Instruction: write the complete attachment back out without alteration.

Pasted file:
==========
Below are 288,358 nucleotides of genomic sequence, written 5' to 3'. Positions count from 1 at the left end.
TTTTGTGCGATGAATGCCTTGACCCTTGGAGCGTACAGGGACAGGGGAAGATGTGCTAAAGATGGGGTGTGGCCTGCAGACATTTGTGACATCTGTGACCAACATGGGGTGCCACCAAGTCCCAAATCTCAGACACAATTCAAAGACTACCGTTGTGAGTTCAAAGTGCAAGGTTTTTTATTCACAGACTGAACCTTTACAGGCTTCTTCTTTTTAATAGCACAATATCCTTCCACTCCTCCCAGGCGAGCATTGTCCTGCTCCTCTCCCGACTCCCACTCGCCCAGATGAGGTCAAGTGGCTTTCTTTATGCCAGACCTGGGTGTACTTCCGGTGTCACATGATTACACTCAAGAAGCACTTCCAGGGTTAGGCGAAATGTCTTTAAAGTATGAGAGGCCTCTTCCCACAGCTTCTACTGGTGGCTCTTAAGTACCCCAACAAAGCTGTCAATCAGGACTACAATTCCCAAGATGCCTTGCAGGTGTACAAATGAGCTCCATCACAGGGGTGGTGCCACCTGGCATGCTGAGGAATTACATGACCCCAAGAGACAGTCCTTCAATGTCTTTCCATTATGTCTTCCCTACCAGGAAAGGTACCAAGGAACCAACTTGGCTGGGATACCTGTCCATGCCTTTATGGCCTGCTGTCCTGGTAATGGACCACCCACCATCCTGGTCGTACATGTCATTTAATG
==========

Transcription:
Below are 288,358 nucleotides of genomic sequence, written 5' to 3'. Positions count from 1 at the left end.
TTTTGTGCGATGAATGCCTTGACCCTTGGAGCGTACAGGGACAGGGGAAGATGTGCTAAAGATGGGGTGTGGCCTGCAGACATTTGTGACATCTGTGACCAACATGGGGTGCCACCAAGTCCCAAATCTCAGACACAATTCAAAGACTACCGTTGTGAGTTCAAAGTGCAAGGTTTTTTATTCACAGACTGAACCTTTACAGGCTTCTTCTTTTTAATAGCACAATATCCTTCCACTCCTCCCAGGCGAGCATTGTCCTGCTCCTCTCCCGACTCCCACTCGCCCAGATGAGGTCAAGTGGCTTTCTTTATGCCAGACCTGGGTGTACTTCCGGTGTCACATGATTACACTCAAGAAGCACTTCCAGGGTTAGGCGAAATGTCTTTAAAGTATGAGAGGCCTCTTCCCACAGCTTCTACTGGTGGCTCTTAAGTACCCCAACAAAGCTGTCAATCAGGACTACAATTCCCAAGATGCCTTGCAGGTGTACAAATGAGCTCCATCACAGGGGTGGTGCCACCTGGCATGCTGAGGAATTACATGACCCCAAGAGACAGTCCTTCAATGTCTTTCCATTATGTCTTCCCTACCAGGAAAGGTACCAAGGAACCAACTTGGCTGGGATACCTGTCCATGCCTTTATGGCCTGCTGTCCTGGTAATGGACCACCCACCATCCTGGTCGTACATGTCATTTAATG